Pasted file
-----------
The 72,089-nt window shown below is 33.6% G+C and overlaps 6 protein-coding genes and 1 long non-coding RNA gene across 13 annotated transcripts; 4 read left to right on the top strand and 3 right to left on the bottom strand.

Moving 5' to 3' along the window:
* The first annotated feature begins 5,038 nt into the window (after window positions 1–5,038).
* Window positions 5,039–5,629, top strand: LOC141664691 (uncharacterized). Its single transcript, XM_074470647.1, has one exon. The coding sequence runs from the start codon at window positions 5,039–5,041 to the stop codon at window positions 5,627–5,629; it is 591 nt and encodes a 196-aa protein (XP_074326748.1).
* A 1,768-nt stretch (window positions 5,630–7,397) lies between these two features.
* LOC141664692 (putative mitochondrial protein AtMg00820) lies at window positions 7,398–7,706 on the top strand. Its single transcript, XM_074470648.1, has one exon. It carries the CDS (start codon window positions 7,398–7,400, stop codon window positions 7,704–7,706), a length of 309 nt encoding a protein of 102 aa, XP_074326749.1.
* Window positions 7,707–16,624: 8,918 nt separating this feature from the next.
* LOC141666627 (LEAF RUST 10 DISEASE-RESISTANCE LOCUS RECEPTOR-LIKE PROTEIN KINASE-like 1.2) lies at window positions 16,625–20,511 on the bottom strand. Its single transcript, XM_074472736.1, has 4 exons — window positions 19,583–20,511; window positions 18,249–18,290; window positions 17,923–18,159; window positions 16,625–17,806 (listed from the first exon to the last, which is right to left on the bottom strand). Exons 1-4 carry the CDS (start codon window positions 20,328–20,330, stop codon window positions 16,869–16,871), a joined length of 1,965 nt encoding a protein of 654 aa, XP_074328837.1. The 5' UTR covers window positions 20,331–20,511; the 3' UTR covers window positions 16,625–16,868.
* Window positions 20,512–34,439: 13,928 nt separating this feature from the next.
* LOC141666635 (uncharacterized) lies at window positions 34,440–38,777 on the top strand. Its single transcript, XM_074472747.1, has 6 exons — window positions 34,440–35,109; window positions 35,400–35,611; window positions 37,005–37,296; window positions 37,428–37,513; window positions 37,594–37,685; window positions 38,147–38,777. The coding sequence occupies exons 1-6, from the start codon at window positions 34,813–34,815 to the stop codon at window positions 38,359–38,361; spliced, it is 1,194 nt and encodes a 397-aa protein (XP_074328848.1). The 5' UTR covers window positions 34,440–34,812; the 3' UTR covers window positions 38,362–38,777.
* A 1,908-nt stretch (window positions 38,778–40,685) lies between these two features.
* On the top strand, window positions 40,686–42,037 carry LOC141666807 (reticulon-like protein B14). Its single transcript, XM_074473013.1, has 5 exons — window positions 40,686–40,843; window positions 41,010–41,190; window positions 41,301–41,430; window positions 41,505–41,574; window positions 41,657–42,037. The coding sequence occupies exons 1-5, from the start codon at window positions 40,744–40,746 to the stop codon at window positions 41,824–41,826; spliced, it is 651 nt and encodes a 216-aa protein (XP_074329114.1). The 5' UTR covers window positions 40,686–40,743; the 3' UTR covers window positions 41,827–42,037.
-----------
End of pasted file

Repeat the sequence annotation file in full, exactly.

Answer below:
The 72,089-nt window shown below is 33.6% G+C and overlaps 6 protein-coding genes and 1 long non-coding RNA gene across 13 annotated transcripts; 4 read left to right on the top strand and 3 right to left on the bottom strand.

Moving 5' to 3' along the window:
* The first annotated feature begins 5,038 nt into the window (after window positions 1–5,038).
* Window positions 5,039–5,629, top strand: LOC141664691 (uncharacterized). Its single transcript, XM_074470647.1, has one exon. The coding sequence runs from the start codon at window positions 5,039–5,041 to the stop codon at window positions 5,627–5,629; it is 591 nt and encodes a 196-aa protein (XP_074326748.1).
* A 1,768-nt stretch (window positions 5,630–7,397) lies between these two features.
* LOC141664692 (putative mitochondrial protein AtMg00820) lies at window positions 7,398–7,706 on the top strand. Its single transcript, XM_074470648.1, has one exon. It carries the CDS (start codon window positions 7,398–7,400, stop codon window positions 7,704–7,706), a length of 309 nt encoding a protein of 102 aa, XP_074326749.1.
* Window positions 7,707–16,624: 8,918 nt separating this feature from the next.
* LOC141666627 (LEAF RUST 10 DISEASE-RESISTANCE LOCUS RECEPTOR-LIKE PROTEIN KINASE-like 1.2) lies at window positions 16,625–20,511 on the bottom strand. Its single transcript, XM_074472736.1, has 4 exons — window positions 19,583–20,511; window positions 18,249–18,290; window positions 17,923–18,159; window positions 16,625–17,806 (listed from the first exon to the last, which is right to left on the bottom strand). Exons 1-4 carry the CDS (start codon window positions 20,328–20,330, stop codon window positions 16,869–16,871), a joined length of 1,965 nt encoding a protein of 654 aa, XP_074328837.1. The 5' UTR covers window positions 20,331–20,511; the 3' UTR covers window positions 16,625–16,868.
* Window positions 20,512–34,439: 13,928 nt separating this feature from the next.
* LOC141666635 (uncharacterized) lies at window positions 34,440–38,777 on the top strand. Its single transcript, XM_074472747.1, has 6 exons — window positions 34,440–35,109; window positions 35,400–35,611; window positions 37,005–37,296; window positions 37,428–37,513; window positions 37,594–37,685; window positions 38,147–38,777. The coding sequence occupies exons 1-6, from the start codon at window positions 34,813–34,815 to the stop codon at window positions 38,359–38,361; spliced, it is 1,194 nt and encodes a 397-aa protein (XP_074328848.1). The 5' UTR covers window positions 34,440–34,812; the 3' UTR covers window positions 38,362–38,777.
* A 1,908-nt stretch (window positions 38,778–40,685) lies between these two features.
* On the top strand, window positions 40,686–42,037 carry LOC141666807 (reticulon-like protein B14). Its single transcript, XM_074473013.1, has 5 exons — window positions 40,686–40,843; window positions 41,010–41,190; window positions 41,301–41,430; window positions 41,505–41,574; window positions 41,657–42,037. The coding sequence occupies exons 1-5, from the start codon at window positions 40,744–40,746 to the stop codon at window positions 41,824–41,826; spliced, it is 651 nt and encodes a 216-aa protein (XP_074329114.1). The 5' UTR covers window positions 40,686–40,743; the 3' UTR covers window positions 41,827–42,037.